Touchpoint Observatory: Velobox


My home town of Offenburg has a whole load of Veloboxes at the station (at both entrances on both sides of the tracks). On one side they even have a Velobox and Lufstation (air station, where you can pump up your tires). The boxes are pretty large – the biggest of bikes would fit and I would imagine even two at a squeeze. They are in great demand and, amazingly, only cost around 15 Euros per year to rent, according to one user that I asked.

(As an aside, it’s a shame these companies have such awful websites – but then check out the site of the guy who is credited with designing it. Notice anything similar?)

I suspect they are subsidized as part of Offenburg’s effort to be one of the most cycle friendly cities in Germany. The city, which is small at about 65,000 people, has a bike hire service rolled out across it as well as free bikes that can be borrowed by visitors, free cycle-lane maps, and a hotline to phone in broken glass on the road to be cleared. The city also have a program to become an electric vehicle friendly city, with e-cars in their car-sharing fleet, public charging stations in prime places in carparks.

We also have grab handles for cyclists on traffic lights here, so you don’t need to put your feet down and you can get a good start when the lights change to green. I’ll try and photograph one soon.

All these small touch points add up to a sense of the city really being cycle friendly and gradually iron out some of the “glitches” that make cycling in cities irritating, such as cycle lanes suddenly ended at railings or a main road, or no cycle lanes at all. Why do the details matter? Because people’s barriers to use are so low, especially when using a car is so convenient. The more the glitches are ironed out, the less excuses people have for not cycling (although it’s -12ºC here today, which is challenging).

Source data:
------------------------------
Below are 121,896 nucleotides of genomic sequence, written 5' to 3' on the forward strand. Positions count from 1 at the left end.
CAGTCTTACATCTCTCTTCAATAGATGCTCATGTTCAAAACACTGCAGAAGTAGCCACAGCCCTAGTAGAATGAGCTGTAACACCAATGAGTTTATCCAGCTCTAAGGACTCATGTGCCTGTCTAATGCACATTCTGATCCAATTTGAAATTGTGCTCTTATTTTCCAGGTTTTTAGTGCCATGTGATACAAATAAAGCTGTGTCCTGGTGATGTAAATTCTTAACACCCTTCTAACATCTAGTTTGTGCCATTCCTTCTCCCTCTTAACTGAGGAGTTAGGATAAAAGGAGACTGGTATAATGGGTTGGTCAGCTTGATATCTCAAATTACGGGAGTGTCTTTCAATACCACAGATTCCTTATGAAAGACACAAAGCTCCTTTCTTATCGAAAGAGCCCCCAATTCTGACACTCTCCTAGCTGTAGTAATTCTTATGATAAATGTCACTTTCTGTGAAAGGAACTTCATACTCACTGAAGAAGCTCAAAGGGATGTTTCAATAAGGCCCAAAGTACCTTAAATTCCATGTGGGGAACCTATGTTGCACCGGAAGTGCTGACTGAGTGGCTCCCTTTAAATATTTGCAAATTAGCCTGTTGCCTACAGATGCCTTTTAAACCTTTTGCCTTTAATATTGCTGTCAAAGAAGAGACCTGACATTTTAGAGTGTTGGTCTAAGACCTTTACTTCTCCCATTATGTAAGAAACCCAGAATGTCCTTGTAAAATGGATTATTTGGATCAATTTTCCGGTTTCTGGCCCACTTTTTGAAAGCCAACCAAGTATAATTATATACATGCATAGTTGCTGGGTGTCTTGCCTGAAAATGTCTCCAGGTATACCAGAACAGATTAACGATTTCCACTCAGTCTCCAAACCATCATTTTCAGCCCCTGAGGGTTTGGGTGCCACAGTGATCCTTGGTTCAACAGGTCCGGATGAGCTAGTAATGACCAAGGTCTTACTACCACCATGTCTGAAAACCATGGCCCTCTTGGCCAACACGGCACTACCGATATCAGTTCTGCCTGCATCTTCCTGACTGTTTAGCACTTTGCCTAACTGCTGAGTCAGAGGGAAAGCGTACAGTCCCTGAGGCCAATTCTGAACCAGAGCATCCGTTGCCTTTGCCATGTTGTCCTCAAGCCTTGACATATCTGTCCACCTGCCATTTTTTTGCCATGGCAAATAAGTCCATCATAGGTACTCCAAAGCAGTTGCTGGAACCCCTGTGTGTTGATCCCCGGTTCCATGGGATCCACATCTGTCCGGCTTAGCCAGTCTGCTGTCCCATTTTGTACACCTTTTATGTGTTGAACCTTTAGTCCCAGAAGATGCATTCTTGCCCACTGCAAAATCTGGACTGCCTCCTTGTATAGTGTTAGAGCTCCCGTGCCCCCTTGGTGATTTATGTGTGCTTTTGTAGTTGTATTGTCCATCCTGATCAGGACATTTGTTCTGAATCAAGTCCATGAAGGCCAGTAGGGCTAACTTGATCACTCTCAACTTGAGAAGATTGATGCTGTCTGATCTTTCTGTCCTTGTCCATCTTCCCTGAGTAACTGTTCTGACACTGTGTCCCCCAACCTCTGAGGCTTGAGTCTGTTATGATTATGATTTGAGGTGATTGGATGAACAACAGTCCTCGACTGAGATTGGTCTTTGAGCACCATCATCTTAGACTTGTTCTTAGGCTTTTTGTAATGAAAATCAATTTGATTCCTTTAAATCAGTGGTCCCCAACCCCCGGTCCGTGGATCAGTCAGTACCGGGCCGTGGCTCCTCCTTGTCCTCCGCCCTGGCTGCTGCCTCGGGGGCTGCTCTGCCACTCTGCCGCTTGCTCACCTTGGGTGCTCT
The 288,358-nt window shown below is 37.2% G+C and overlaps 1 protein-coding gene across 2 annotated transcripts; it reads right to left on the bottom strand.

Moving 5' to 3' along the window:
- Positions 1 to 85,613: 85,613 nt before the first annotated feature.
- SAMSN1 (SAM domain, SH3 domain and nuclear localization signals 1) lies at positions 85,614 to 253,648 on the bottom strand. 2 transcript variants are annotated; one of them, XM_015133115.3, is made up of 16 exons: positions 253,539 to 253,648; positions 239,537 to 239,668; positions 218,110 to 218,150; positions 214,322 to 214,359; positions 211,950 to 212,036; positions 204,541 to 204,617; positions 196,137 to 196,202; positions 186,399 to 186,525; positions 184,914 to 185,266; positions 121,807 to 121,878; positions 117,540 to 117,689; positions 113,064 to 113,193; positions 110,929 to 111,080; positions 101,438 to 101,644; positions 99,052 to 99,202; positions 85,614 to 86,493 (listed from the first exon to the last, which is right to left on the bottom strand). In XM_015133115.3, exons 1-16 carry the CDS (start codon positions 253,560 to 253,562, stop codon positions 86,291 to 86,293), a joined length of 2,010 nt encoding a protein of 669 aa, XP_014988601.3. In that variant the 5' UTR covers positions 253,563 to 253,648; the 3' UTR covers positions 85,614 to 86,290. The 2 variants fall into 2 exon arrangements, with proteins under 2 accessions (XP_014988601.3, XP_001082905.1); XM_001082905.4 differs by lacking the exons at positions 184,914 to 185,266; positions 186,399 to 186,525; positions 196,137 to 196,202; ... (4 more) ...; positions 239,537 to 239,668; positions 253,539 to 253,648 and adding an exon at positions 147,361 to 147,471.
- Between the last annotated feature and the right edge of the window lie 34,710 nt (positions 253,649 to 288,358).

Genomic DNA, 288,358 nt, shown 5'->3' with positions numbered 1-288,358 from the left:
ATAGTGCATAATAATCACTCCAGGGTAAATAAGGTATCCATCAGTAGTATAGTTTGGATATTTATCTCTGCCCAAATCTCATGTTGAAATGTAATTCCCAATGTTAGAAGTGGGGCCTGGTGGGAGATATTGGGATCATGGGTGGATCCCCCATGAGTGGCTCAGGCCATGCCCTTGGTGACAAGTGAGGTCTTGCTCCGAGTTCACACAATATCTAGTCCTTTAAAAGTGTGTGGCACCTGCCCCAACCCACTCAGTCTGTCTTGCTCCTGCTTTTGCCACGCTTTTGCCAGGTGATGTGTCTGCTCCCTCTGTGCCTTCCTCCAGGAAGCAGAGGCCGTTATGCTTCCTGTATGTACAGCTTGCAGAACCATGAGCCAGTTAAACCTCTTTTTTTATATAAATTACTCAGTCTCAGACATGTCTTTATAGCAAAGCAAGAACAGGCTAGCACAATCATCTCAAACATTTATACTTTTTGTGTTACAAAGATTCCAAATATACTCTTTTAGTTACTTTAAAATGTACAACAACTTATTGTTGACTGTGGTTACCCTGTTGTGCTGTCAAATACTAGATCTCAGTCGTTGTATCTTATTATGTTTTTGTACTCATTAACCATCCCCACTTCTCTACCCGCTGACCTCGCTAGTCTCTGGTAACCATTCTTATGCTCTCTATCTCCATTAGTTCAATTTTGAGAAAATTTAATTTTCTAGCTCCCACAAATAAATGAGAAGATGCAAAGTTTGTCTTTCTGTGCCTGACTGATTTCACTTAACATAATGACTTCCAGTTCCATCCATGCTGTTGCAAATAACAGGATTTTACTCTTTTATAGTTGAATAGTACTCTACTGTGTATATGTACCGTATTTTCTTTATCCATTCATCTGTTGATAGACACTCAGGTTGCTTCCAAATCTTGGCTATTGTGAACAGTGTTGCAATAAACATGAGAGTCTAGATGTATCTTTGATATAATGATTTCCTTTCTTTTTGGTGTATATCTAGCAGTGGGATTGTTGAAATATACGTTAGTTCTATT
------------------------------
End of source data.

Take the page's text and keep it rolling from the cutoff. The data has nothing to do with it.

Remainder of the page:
Sponsor my brother for cancer awareness


Matt (insanely) cycling up Mont Ventoux, Bedoin in 2hrs 13mins

My brother, Matt, beat cancer back in 1996 and is, thankfully, still with us.

On the 26th July 2009 he’ll be taking part in the UK’s toughest cycling endurance event (open to the public), and the third toughest in the world, the LEL 2009.

LEL stands for ‘London to Edinburgh to London’ and is the premier Audax UK Event, held every four years. The aim is to cycle the 1,400km within 120 hours. To do the event will require 280Km of cycling everyday, for five days, including through the night and with minimal support.

The aim is to raise more than £1,400 – at least £1 per kilometre – for the charity, Orchid, which is the only UK registered cancer charity to focus entirely on the male-specific cancers. Male cancers don’t get that much press attention and men don’t discuss testicular, prostate or penile cancer too easily either. Orchid aims to help raise awareness of these cancers that are more prevalent than you might think (1 in 14 men are at risk of prostate cancer in the UK and one man dies from it every hour, for example).

If, like me, the idea of even cycling one-way to Edinburgh fills your body with horror, let alone cycling back again, at least you can make the effort with your fingers and sponsor Matt online.